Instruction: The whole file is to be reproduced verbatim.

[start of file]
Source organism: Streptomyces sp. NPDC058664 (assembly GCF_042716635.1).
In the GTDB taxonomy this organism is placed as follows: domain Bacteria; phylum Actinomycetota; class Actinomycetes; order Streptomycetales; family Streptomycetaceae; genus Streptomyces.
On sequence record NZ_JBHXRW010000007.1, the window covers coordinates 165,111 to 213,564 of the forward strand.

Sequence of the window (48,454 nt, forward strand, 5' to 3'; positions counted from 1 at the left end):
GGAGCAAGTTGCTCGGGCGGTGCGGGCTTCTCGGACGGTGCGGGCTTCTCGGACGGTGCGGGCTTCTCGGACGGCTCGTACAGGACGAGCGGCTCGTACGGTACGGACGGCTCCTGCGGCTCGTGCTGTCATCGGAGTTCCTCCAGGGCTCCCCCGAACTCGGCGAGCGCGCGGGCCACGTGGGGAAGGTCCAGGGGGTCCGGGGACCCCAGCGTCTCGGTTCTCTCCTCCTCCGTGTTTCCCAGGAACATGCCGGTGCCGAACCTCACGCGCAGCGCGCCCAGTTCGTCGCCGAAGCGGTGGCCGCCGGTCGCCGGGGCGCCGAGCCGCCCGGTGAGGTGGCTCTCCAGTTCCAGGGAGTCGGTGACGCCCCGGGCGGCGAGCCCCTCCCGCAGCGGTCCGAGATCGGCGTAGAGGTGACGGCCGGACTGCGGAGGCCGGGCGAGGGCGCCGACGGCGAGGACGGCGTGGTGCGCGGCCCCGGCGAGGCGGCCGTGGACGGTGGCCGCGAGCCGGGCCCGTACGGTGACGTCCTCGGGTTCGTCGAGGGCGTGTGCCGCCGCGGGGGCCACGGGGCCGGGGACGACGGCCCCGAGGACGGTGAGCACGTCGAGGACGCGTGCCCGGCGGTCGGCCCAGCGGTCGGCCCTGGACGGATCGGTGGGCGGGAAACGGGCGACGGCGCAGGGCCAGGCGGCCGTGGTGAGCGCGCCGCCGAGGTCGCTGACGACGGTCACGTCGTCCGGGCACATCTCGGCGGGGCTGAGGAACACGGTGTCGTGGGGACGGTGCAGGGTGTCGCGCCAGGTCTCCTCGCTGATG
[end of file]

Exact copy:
Source organism: Streptomyces sp. NPDC058664 (assembly GCF_042716635.1).
In the GTDB taxonomy this organism is placed as follows: domain Bacteria; phylum Actinomycetota; class Actinomycetes; order Streptomycetales; family Streptomycetaceae; genus Streptomyces.
On sequence record NZ_JBHXRW010000007.1, the window covers coordinates 165,111 to 213,564 of the forward strand.

Sequence of the window (48,454 nt, forward strand, 5' to 3'; positions counted from 1 at the left end):
GGAGCAAGTTGCTCGGGCGGTGCGGGCTTCTCGGACGGTGCGGGCTTCTCGGACGGTGCGGGCTTCTCGGACGGCTCGTACAGGACGAGCGGCTCGTACGGTACGGACGGCTCCTGCGGCTCGTGCTGTCATCGGAGTTCCTCCAGGGCTCCCCCGAACTCGGCGAGCGCGCGGGCCACGTGGGGAAGGTCCAGGGGGTCCGGGGACCCCAGCGTCTCGGTTCTCTCCTCCTCCGTGTTTCCCAGGAACATGCCGGTGCCGAACCTCACGCGCAGCGCGCCCAGTTCGTCGCCGAAGCGGTGGCCGCCGGTCGCCGGGGCGCCGAGCCGCCCGGTGAGGTGGCTCTCCAGTTCCAGGGAGTCGGTGACGCCCCGGGCGGCGAGCCCCTCCCGCAGCGGTCCGAGATCGGCGTAGAGGTGACGGCCGGACTGCGGAGGCCGGGCGAGGGCGCCGACGGCGAGGACGGCGTGGTGCGCGGCCCCGGCGAGGCGGCCGTGGACGGTGGCCGCGAGCCGGGCCCGTACGGTGACGTCCTCGGGTTCGTCGAGGGCGTGTGCCGCCGCGGGGGCCACGGGGCCGGGGACGACGGCCCCGAGGACGGTGAGCACGTCGAGGACGCGTGCCCGGCGGTCGGCCCAGCGGTCGGCCCTGGACGGATCGGTGGGCGGGAAACGGGCGACGGCGCAGGGCCAGGCGGCCGTGGTGAGCGCGCCGCCGAGGTCGCTGACGACGGTCACGTCGTCCGGGCACATCTCGGCGGGGCTGAGGAACACGGTGTCGTGGGGACGGTGCAGGGTGTCGCGCCAGGTCTCCTCGCTGATG